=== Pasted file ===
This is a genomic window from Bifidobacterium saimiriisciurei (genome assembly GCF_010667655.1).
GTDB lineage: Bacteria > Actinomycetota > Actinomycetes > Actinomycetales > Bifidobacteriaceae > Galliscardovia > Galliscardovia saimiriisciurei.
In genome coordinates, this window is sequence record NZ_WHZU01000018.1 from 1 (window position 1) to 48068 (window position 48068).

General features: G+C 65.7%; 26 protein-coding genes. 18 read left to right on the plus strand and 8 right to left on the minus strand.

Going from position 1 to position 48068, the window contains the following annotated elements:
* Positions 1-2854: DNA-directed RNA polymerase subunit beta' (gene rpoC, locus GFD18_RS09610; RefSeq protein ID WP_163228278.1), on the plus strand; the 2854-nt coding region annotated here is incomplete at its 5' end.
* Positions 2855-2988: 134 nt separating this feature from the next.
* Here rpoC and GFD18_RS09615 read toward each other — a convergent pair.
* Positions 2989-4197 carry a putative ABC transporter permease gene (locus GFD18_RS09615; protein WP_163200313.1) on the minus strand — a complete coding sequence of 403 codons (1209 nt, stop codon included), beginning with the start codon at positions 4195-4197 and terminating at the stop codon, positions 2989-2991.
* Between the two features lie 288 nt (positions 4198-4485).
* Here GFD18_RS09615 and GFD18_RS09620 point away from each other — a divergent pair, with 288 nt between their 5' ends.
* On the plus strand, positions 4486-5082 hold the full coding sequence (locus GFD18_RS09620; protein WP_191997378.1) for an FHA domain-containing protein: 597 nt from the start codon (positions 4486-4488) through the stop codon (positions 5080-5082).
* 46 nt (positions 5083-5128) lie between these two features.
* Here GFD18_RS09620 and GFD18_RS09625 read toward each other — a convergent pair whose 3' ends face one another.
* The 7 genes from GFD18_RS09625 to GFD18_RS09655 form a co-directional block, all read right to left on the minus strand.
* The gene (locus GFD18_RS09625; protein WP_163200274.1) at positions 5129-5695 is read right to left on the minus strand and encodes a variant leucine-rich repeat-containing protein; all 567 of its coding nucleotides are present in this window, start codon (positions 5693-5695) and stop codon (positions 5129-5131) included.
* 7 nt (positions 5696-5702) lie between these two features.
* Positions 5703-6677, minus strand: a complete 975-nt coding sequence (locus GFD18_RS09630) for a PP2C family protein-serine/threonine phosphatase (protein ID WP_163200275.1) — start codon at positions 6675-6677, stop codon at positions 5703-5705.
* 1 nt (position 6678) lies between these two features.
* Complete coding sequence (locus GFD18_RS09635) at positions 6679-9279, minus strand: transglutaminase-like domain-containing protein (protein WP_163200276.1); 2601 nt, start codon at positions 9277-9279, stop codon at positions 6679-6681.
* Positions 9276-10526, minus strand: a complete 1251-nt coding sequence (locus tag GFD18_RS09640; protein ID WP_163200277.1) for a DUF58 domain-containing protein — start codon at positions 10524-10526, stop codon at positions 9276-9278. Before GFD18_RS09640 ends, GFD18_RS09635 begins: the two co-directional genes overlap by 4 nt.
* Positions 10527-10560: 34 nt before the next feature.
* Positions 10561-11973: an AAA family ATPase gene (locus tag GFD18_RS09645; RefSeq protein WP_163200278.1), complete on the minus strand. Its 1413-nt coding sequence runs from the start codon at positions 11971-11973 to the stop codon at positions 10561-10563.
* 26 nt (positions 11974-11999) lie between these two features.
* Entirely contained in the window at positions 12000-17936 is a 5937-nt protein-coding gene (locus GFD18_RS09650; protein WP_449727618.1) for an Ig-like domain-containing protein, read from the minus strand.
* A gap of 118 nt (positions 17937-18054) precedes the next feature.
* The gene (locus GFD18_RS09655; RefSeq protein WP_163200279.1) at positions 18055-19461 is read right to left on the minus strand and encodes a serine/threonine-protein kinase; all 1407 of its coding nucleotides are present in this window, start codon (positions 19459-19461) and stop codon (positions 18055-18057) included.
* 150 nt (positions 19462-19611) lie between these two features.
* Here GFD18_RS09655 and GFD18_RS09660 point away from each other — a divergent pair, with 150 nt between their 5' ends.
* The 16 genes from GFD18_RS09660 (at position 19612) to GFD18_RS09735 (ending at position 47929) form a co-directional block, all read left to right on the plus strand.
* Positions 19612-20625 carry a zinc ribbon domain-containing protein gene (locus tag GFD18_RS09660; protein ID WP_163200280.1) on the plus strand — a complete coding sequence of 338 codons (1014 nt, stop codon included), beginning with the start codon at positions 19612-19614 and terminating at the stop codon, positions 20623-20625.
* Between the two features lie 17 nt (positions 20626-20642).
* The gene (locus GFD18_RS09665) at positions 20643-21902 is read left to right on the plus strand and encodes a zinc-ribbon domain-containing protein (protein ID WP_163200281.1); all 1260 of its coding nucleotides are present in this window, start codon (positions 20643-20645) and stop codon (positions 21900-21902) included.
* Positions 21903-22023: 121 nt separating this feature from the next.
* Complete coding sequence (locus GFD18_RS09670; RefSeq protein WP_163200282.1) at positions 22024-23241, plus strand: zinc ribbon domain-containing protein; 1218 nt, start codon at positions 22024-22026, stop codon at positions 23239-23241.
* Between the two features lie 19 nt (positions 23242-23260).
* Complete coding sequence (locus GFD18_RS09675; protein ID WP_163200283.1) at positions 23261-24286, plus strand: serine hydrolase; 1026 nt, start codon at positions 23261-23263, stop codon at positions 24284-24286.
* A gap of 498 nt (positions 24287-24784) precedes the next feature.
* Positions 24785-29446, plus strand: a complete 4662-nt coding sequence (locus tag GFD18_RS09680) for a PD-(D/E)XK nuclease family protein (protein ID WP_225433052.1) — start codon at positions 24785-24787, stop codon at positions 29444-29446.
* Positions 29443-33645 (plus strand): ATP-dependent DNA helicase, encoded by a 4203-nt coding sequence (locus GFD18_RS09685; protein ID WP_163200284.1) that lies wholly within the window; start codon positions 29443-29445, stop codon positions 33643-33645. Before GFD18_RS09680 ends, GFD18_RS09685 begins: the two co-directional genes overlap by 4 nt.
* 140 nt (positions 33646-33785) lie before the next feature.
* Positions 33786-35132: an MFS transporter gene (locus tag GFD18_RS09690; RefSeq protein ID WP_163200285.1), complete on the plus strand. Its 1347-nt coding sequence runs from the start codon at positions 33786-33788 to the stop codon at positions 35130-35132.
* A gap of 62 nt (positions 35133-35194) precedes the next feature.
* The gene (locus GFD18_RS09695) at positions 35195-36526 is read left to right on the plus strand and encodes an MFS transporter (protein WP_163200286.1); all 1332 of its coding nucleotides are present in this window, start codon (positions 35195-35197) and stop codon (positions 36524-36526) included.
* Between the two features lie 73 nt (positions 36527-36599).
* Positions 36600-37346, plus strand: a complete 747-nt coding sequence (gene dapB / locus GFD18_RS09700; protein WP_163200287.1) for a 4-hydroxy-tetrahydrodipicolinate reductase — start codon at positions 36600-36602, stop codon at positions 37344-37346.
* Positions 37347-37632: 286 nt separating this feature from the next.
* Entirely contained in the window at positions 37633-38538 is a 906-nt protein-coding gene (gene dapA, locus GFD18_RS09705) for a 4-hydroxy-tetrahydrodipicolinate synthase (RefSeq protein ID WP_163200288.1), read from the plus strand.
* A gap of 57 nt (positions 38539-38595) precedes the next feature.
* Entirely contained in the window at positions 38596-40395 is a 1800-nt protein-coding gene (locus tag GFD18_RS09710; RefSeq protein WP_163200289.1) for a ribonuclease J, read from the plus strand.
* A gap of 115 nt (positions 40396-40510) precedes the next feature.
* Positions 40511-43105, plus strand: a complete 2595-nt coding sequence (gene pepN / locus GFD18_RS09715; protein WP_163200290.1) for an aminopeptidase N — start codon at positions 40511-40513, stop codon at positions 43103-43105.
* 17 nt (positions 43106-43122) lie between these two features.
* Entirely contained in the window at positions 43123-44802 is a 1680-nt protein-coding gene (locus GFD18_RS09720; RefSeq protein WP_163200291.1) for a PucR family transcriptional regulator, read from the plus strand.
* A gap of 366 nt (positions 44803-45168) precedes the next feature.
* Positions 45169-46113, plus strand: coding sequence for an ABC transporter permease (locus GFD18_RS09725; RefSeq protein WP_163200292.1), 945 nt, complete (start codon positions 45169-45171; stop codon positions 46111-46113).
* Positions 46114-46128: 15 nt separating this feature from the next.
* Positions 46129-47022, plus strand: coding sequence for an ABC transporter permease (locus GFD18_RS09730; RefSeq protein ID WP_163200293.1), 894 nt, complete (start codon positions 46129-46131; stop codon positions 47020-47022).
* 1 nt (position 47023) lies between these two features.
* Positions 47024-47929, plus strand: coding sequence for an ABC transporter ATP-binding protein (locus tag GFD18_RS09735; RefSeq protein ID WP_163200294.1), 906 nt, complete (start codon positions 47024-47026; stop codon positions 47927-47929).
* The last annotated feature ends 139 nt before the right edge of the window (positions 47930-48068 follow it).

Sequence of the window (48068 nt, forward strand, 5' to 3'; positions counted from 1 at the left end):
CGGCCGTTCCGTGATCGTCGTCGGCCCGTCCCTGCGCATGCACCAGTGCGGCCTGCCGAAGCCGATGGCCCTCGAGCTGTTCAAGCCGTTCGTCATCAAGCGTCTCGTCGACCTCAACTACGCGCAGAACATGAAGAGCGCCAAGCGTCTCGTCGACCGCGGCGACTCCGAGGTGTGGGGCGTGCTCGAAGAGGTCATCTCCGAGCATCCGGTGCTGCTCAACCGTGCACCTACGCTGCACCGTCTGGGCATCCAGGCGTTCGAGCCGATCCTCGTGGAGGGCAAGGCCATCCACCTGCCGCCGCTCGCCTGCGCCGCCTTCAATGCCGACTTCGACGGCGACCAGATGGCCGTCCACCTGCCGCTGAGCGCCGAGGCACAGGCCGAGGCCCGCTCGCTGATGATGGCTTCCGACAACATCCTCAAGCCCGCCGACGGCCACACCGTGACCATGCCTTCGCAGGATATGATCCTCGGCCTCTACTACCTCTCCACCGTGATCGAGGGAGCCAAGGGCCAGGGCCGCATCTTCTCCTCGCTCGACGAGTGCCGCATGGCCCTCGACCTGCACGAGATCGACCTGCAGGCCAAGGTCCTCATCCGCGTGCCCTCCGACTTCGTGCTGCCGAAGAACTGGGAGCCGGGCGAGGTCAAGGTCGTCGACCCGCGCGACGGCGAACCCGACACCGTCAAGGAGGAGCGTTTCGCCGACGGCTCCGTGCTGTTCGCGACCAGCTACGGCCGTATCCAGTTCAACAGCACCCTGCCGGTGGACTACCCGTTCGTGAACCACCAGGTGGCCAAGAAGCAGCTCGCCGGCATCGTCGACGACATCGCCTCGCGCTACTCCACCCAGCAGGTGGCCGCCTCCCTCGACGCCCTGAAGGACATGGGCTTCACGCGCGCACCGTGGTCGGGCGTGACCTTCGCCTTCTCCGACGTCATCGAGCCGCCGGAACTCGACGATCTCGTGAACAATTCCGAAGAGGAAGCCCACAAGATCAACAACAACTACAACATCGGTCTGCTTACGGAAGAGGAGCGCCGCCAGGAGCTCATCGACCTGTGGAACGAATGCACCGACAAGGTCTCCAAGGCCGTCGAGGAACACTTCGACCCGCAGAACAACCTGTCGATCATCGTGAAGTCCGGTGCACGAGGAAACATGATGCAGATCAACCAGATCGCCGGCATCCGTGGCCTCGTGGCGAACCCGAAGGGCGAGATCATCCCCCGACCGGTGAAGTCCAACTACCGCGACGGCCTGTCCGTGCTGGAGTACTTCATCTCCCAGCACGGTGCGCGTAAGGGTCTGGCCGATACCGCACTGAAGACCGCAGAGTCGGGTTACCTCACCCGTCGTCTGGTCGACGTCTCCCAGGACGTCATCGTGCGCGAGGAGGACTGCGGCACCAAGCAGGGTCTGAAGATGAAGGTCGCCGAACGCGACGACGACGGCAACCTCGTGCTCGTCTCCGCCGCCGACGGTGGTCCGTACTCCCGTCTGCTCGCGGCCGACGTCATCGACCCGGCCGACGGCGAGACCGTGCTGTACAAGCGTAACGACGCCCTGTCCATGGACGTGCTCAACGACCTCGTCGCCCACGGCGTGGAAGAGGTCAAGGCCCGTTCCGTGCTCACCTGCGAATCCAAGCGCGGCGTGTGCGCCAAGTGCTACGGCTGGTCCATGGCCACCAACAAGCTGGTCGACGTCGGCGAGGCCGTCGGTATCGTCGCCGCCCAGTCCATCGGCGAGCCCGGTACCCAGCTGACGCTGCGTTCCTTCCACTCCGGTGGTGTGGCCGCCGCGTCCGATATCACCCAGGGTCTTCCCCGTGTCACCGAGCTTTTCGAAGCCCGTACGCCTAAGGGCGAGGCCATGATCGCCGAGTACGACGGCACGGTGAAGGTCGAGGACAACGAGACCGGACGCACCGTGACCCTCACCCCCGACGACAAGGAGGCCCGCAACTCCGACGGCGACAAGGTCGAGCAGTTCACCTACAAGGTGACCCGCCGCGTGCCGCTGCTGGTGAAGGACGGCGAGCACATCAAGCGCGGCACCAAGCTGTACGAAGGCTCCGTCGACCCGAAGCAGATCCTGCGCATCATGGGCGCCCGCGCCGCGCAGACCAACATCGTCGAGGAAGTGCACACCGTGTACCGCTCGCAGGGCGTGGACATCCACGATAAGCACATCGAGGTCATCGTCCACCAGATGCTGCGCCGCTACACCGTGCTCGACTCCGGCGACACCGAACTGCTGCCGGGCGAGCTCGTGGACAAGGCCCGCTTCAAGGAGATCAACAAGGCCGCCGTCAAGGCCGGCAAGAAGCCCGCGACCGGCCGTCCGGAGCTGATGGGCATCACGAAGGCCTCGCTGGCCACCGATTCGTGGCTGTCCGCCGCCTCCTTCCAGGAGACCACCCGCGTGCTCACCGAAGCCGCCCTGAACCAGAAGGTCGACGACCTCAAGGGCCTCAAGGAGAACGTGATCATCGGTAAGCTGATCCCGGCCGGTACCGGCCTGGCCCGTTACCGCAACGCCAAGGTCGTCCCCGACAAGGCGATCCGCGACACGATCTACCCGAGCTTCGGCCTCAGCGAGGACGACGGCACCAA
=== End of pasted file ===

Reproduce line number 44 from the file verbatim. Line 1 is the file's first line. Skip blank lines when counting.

* The gene (locus GFD18_RS09695) at positions 35195-36526 is read left to right on the plus strand and encodes an MFS transporter (protein WP_163200286.1); all 1332 of its coding nucleotides are present in this window, start codon (positions 35195-35197) and stop codon (positions 36524-36526) included.